But every day, when I log into the dating site of my choice, I play the passive role, the receiver of attention, the awaiter of messages.

I go to my inbox and see who wants to talk to me and then I choose to whom I’ll respond.

***** You might think online dating would create some much-needed “fairness” between the sexes.

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Maybe instead we can learn to treat each other as equal players of a very silly game that we all secretly take quite seriously. But it seems quite clear to me that we’re not there yet. I’m a feminist, sex-positive 21st century lady whose photos include me posing in a Rosie the Riveter Halloween costume.

I write about gender on the Internet for crying out loud!

This is not the behavior I would expect of a feminist, sex-positive 21st century lady. Why would I put myself through the rollercoaster of the drafting, the editing, the sending, the waiting, the hoping, the checking, and the sighing in disappointment when the fact of my gender (and let’s be real; that’s really all it is) means the attention comes to me?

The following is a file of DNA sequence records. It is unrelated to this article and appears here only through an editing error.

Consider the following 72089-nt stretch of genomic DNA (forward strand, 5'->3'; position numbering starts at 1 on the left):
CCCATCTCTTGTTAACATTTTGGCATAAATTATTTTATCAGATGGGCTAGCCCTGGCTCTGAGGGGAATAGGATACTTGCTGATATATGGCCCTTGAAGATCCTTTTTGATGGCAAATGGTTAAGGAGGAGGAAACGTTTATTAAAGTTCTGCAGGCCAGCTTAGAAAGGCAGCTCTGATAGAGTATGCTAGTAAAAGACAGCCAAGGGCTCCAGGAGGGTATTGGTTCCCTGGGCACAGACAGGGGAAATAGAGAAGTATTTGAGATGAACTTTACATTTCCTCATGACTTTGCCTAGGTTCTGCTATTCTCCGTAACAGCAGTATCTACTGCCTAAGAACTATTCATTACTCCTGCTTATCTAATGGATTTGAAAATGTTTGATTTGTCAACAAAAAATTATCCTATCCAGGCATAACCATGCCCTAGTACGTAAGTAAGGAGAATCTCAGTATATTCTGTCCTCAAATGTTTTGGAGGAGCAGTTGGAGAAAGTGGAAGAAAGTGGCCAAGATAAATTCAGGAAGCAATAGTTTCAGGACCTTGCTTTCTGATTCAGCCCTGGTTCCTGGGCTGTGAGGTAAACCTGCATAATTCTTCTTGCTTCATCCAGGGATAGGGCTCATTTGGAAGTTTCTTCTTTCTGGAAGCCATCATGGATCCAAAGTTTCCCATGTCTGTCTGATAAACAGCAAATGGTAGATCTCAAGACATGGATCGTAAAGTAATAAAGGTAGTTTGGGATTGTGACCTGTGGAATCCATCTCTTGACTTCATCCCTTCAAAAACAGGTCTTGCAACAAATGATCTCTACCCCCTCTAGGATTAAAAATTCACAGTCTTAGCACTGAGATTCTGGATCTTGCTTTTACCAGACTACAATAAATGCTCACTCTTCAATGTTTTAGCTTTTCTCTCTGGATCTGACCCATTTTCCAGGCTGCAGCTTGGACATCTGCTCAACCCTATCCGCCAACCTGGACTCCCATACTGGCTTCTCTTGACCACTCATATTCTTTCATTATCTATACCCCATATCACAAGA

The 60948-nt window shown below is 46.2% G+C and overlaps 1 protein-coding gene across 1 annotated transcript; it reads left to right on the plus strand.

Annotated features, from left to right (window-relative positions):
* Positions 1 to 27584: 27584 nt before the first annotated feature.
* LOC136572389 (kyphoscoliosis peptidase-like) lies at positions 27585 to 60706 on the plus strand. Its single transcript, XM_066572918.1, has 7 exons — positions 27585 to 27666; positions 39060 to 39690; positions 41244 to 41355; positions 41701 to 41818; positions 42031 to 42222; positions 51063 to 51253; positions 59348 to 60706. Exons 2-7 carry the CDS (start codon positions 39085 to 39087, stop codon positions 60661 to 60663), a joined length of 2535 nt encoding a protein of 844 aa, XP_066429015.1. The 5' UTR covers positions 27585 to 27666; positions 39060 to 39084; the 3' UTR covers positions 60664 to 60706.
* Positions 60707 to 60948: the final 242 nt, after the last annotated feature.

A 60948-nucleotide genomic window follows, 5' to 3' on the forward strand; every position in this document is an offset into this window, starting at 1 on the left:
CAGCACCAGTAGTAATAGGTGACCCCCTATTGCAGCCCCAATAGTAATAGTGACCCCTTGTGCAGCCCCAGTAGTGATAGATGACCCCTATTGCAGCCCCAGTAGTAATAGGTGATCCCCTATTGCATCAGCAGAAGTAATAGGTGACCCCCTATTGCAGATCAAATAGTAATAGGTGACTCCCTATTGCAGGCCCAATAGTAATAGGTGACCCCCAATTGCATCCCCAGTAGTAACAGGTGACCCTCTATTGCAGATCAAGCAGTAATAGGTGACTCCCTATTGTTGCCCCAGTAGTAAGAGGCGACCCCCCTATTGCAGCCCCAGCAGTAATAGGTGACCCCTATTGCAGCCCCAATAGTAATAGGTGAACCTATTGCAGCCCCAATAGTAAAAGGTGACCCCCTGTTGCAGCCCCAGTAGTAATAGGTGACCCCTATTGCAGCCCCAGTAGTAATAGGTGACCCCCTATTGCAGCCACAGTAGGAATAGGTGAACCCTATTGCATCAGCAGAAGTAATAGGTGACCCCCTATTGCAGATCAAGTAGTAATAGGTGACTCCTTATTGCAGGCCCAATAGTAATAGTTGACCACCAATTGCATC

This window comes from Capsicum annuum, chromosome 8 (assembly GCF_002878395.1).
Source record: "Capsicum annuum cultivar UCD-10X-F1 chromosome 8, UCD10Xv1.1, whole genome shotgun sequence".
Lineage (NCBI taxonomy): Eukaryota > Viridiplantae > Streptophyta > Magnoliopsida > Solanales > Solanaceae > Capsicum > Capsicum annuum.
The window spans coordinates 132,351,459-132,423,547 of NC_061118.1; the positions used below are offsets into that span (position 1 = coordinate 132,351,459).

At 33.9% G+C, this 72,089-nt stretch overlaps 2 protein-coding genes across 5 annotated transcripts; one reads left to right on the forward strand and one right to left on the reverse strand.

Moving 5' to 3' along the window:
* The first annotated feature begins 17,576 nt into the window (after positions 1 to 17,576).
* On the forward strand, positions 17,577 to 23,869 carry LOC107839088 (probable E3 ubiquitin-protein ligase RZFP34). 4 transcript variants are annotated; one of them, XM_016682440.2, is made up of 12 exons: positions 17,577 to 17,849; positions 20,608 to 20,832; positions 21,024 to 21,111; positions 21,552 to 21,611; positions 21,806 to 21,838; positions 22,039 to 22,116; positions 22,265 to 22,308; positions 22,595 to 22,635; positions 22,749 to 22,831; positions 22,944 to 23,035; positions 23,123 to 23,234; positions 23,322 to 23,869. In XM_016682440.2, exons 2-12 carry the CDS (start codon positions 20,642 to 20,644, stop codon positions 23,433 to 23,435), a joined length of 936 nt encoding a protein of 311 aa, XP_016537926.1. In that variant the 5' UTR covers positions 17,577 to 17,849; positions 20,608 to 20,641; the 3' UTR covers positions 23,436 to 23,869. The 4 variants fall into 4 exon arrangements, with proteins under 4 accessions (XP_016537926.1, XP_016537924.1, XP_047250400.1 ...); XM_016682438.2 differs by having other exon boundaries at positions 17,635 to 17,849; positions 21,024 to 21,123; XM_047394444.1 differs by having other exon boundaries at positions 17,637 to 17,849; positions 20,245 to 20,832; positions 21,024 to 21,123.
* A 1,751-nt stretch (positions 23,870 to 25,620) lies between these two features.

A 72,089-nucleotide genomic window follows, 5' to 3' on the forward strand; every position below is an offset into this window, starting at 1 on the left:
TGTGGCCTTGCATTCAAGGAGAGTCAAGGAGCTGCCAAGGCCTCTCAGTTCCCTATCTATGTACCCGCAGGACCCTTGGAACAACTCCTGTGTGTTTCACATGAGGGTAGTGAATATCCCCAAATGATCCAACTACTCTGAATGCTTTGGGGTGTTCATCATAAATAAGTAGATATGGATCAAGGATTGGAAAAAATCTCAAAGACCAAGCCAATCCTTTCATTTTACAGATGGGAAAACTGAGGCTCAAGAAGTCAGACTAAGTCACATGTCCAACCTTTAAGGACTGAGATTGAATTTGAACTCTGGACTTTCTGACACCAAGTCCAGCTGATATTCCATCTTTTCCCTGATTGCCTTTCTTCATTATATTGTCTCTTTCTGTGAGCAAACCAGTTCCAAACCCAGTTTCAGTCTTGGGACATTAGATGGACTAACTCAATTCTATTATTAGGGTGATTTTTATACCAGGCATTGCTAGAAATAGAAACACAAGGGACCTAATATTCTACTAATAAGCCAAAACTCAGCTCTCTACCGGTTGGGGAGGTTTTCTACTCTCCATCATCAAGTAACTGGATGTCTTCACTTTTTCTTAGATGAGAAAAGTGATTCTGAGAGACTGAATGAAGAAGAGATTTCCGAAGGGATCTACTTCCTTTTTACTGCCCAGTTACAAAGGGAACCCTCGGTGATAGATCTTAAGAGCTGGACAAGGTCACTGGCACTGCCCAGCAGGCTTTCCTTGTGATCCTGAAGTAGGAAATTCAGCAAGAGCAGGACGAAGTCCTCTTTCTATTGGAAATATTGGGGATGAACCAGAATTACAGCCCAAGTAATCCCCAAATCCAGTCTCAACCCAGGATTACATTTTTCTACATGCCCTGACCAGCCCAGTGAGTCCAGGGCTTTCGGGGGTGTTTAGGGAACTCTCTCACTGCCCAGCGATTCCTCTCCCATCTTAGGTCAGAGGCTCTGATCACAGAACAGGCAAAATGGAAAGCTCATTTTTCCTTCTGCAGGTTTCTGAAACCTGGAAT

It’s not behavior I’m particularly proud of either. Why don’t I reach out to the dudes with the funny handles and good taste in books, the ones who post pictures with goofy faces and like tacos almost as much as I like tacos? I wish the evidence pointed to something else, something egalitarian and modern, but when I get real with my own online dating M. I’ve sent messages to guys before, sure, but the ratio is small. This is not how I want this work, but I condone it with my inaction.

Why can’t I apply this “equal investment” attitude to the getting of dates and not just the paying for dates?

***** It’s a little too far past January 1st to call this a New Year’s Resolution, but I’ve decided to make a change.

I tell all my single guy friends to watch out for online dating.

It is a sad, soul-crushing place where good guys go to die a slow death by way of ignored messages and empty inboxes.

Finally, one of the cool girls writes back, and you will banter a bit, swapping favorite restaurants or concert venues.

You will ask her to meet up “in real life.” At the bar, you will chat nervously for an hour (she is not as pretty or as funny as you had hoped she’d be), and then you will be saddled with the check even though she ate most of the sweet potato fries.

Why do I not respond politely to every message, even the ones I’m not interested in? Once we make it out of the safe cocoon of the Internet and into the real world I’m better about aligning my actions with my values.